As I See It: The Sunshine Act's CME exclusion

Share this article:
Tom Sullivan
Tom Sullivan

On August 1, the regulations implementing the Physician Payments Sunshine Act took full effect, requiring pharmaceutical and medical device companies to report certain payments and transfers of value made to physicians and teaching hospitals.  The definition for physicians includes all MDs, DOs, dentists, dental surgeons, optometrists, chiropractors and podiatrists. The list of items to report includes most marketing and medical affairs activities. Payments under $10 do not have to be reported, but companies still have to track all payments and report on physicians receiving more than $100 in payments or transfers of value for the year.

One exception: accredited continuing medical education (CME). The Centers for Medicare and Medicaid Services (CMS)provided an exclusion for payments to faculty and speakers at accredited events and one for attendees at CME events if the food served is not separable, i.e., a buffet or box lunch. To qualify for the exclusion, the ACCME, AMA, American Osteopathic Association, AAFP or American Dental Association must accredit the CME activities. Commercial supporters may not provide a list of or suggest faculty—or pay the faculty directly.

In my opinion, CMS included the CME exclusion because it recognized the value of accredited CME and that the rules in place provide for separation from supporter influence. CME at local venues is the best opportunity for the free exchange of ideas and forums for learning about new medical technologies.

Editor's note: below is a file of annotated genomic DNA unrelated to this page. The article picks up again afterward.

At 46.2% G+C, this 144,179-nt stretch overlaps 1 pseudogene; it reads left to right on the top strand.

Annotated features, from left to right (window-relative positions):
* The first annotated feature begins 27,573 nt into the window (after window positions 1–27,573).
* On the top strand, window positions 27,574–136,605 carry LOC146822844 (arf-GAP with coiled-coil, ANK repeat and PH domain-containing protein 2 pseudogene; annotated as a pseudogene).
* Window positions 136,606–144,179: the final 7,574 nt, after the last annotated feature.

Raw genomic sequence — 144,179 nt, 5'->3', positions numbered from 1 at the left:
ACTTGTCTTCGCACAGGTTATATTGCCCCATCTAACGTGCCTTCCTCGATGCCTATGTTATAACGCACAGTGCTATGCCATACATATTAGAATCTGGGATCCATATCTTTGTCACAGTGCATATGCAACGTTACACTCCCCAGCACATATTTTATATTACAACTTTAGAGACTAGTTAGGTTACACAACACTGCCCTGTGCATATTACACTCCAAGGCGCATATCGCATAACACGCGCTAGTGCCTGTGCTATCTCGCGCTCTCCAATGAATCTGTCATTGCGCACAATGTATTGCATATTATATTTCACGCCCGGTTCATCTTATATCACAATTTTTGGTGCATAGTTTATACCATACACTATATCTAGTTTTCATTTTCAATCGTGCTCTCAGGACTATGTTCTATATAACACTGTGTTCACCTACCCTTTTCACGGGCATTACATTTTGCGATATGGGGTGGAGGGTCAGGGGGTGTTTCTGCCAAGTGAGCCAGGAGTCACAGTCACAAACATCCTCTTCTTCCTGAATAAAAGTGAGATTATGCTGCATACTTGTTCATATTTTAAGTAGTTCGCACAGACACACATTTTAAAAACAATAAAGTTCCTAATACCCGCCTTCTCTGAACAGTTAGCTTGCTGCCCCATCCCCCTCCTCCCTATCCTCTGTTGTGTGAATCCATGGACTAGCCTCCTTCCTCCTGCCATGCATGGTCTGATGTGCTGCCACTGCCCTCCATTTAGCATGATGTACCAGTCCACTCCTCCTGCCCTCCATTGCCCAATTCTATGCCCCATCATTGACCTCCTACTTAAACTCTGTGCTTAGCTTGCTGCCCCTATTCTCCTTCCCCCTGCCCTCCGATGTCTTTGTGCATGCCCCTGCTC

Given the various formats where physicians can participate in accredited CME, it should be considered one option for companies looking to help educate healthcare professionals.


Tom Sullivan is president of Rockpointe, an accredited CME company.
Share this article:
You must be a registered member of MMM to post a comment.

Email Newsletters

MM&M EBOOK: PATIENT ACCESS

Patient access to pharmaceuticals is a tale of two worlds—affordability has improved for the majority, while the minority is hampered by cost, distribution and red tape. To provide marketers with a well-rounded perspective, MM&M presents this e-book chock full of key insights. Click here to access it.

More in As I See It

As I See It: Patient Centricity

As I See It: Patient Centricity

A patient who is diagnosed earlier and receives the most efficacious treatment is the least expensive

As I See It: FDA's social-media moves

As I See It: FDA's social-media moves

FDA has insisted that its antique regulations can address every new promotional challenge

As I See It: FDA and marketing materials

As I See It: FDA and marketing materials

The more clarity that FDA provides, the more confident companies can be in their medical communications